“I’m looking for someone. Do you know Nina Fairchild?”
“Nope,” he replied. “Why you lookin’ for somebody on the roof? There ain’t no kids on that roof.”
“I can see farther from up high.”
“What can ya see? Can I come up?”
“If you want,” I said, shrugging. I shaded my eyes, looking for brown pigtails.
Then I heard a loud clanging noise; it was the little boy’s shoes clinking against the drainpipe as he tried to climb up. I figured he was going to hurt himself.
“I hope you don’t fall off,” I said.
“I can’t climb it,” he whined.
“So stay on the ground,” I said impatiently.
“I don’t wanna. I wanna come up there with you!”
I looked down at him.
“Why do you want to come up here?”
“I just wanna see what it looks like up there.” The kid squinted up at me.
I figured he wouldn’t leave me alone unless I appeased him, so I hopped down, grabbed him, and sort of tossed him onto the roof before following him up. He was heavy for a little kid.
“Boy, you’re strong,” he said.
“You’re light,” I replied.
The boy frowned and looked up at me.
“I’m Frankie, nice to meetcha,” he offered in a rehearsed speech, extending his hand toward me. I ignored him. He was supposed to run off and play on the roof, not keep bugging me. “What, don’cha shake hands?” Frankie said, wiggling his outstretched fingers impatiently.
I sighed. “Sure I do,” I said, and bent down to shake his tiny hand, still searching for Nina. I couldn’t see her; now there were too many little kids running around, and too many of them were little girls with brown hair. How was I to know which one was her?
“Shit,” I said, under my breath.
Frankie looked up at me, releasing my hand.
“How come you only gots four fingers?” he asked. He held up his five-fingered hand to contrast with mine, like he was trying to show me what my hand was supposed to look like. I didn’t answer him, still hoping he’d just go amuse himself, but he persisted.
“Lemme see your other one,” he said, and proceeded to examine my left hand, registering surprise when it matched the first one. “Hey, you’re missin’ two of ’em. How come your hands are like that?”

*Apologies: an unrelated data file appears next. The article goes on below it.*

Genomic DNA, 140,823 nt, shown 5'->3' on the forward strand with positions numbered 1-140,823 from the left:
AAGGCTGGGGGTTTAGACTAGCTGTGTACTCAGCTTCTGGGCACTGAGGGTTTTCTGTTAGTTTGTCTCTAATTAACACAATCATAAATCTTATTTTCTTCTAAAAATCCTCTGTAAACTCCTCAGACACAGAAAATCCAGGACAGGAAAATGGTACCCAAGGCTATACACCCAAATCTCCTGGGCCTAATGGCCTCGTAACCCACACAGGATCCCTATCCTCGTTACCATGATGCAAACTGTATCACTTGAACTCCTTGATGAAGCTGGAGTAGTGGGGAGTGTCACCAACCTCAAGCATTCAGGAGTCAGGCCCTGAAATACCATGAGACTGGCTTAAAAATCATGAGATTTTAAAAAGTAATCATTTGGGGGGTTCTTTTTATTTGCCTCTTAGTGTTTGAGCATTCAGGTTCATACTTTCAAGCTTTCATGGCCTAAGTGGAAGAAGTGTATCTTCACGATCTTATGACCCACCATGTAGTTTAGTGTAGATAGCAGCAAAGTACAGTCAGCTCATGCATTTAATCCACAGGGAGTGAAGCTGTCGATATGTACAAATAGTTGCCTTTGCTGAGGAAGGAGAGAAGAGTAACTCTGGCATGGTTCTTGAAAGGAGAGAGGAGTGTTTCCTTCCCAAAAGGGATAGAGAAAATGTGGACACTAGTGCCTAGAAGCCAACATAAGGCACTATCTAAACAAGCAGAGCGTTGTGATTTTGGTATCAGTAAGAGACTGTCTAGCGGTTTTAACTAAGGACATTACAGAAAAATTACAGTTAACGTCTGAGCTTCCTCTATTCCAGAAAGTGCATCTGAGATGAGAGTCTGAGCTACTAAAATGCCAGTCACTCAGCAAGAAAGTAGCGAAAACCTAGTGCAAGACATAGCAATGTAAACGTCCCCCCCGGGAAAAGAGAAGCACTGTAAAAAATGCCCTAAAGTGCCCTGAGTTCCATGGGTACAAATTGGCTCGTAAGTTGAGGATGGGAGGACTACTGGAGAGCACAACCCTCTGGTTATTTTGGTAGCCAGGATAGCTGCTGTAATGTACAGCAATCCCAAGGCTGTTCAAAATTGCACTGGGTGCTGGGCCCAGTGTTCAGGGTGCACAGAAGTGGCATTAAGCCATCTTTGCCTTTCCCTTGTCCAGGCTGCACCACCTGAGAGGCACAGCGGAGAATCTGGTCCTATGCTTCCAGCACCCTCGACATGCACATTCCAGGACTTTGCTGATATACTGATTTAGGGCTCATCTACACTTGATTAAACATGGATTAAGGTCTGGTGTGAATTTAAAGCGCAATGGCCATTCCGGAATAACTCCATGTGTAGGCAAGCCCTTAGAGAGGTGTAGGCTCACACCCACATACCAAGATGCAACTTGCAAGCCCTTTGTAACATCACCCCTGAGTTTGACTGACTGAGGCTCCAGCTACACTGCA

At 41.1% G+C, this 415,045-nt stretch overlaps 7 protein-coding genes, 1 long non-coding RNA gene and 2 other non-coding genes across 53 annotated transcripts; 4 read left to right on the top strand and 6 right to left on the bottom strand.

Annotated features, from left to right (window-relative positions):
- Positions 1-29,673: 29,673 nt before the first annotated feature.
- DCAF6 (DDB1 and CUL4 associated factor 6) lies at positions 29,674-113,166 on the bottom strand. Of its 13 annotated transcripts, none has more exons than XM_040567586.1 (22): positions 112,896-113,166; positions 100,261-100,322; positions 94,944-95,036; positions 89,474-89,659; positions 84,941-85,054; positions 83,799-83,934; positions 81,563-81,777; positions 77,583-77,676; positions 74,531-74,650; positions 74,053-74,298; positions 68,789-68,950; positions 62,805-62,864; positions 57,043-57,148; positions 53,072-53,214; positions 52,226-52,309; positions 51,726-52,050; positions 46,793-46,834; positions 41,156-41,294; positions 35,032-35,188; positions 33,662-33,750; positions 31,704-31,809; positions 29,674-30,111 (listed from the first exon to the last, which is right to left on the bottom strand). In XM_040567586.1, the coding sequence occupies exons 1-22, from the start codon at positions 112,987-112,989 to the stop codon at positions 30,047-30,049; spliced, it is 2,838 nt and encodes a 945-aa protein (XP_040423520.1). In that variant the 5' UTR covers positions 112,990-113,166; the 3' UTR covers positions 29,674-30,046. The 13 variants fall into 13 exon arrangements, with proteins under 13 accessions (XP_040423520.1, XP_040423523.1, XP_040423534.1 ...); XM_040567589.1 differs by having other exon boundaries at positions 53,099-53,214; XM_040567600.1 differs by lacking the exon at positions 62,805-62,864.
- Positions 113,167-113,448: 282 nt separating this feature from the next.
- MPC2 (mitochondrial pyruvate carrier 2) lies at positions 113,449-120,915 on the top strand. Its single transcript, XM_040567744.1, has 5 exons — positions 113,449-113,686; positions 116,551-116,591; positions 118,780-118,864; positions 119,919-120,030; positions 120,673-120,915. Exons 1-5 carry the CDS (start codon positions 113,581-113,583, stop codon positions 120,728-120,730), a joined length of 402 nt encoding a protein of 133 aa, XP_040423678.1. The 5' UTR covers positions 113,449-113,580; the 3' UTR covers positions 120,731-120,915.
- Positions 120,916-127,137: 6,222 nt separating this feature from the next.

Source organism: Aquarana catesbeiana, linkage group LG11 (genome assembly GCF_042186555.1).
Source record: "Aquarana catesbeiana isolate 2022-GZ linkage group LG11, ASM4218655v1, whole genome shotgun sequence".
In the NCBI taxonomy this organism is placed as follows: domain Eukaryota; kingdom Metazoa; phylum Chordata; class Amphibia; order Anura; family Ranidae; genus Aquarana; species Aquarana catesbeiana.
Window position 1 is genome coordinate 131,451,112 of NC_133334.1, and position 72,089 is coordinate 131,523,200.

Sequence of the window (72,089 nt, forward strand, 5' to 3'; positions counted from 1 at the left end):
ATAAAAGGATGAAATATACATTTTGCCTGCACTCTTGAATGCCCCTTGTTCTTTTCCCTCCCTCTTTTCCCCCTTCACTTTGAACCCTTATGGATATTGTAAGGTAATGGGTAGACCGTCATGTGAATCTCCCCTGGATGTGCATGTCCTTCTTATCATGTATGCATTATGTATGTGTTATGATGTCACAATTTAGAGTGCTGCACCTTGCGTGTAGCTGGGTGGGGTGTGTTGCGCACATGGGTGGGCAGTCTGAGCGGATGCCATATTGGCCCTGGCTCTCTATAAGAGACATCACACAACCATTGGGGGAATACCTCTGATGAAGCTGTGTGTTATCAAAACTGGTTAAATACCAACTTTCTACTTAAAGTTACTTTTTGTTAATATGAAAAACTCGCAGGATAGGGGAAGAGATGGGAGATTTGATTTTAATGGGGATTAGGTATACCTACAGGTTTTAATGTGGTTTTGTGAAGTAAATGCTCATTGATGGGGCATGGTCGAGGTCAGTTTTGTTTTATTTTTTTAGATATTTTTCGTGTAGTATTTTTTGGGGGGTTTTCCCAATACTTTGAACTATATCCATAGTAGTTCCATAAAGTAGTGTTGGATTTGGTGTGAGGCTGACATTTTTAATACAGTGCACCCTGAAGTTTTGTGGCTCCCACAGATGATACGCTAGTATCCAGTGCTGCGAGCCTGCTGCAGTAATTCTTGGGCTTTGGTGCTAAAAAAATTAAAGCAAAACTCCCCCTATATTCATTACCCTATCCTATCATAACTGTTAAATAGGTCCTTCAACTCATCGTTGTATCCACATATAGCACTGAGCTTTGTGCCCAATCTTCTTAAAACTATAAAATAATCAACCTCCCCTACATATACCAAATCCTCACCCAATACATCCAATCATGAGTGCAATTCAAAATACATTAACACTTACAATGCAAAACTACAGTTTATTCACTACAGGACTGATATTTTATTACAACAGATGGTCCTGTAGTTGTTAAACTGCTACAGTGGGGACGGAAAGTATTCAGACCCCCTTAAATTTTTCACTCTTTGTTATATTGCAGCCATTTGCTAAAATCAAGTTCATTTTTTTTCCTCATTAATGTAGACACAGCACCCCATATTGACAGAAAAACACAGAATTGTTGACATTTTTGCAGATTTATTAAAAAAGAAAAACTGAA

“So I can count to eight. Now be quiet.” It was hard for me to concentrate on more than one thing at a time, and when he kept talking I couldn’t think about my mission.
“What happened to your pinkie finger? How come you don’t got a pinkie?”
“How come you got a big mouth?” I retorted, getting annoyed.
“Didja cut it off in an accident? One time that happened to my uncle’s friend. But it was a piece of his other finger and not his pinkie. What happened to yours?” He paused and studied me when I didn’t reply. “Hey, hey, hey. Ain’t you gonna answer me?”
“No,” I replied as evenly as possible. “I never had a pinkie. I was born with only four fingers on each hand.” I held them out for him to see. “So you’ve got five. We’re different. Now can you leave it alone?”
“That’s freaky,” he said against my warning look. “Four plus four is eight, did you know that? Do you have eight toes, too? Can you count to ten?”
“Yes I can count to ten. Look, leave me alone or I’ll put you back on the ground. I’m trying to think and you’re interrupting me.”
“I can count to a billion billion,” said Frankie in a singsong voice, tugging gently on my shirt.
“Look, I warned you, Frankie,” I said, dropping lightly to my knees so I could look him in the eyes. “I’m sorry, but I’m gonna have to put you back on the ground now.” Why hadn’t he listened to me? Was he deaf?
“But there’s nothin’ to do down there . . . ” he protested as I clamped my fingers around his wrist.
“Too bad.” I dropped him back onto the ground, and I used my energy to make sure I was pretty gentle about it, so I was surprised when he immediately started bawling, fairly loudly. I couldn’t have hurt him, so his feelings must have been wounded. I rolled my eyes. At this rate, his crying would attract everyone’s attention, and the last thing I needed was more kids noticing me on the roof. I was going to have to come down.
Once I was on the ground, Frankie changed his mind about crying and grabbed my hand.
“Hey, come play with me now, okay?”
“I’m not here to play. I’m looking for another kid, remember?”
“Oh yeah. Is she a kindergarten girl?”
“Yeah, what grade is she in?”
Oh, maybe this kid could be useful after all. “No, Nina’s a first grader. Do you have any ideas about how I could find her?”
“Huh?” His little face screwed up.
“How do I tell who’s in first grade?” I asked him.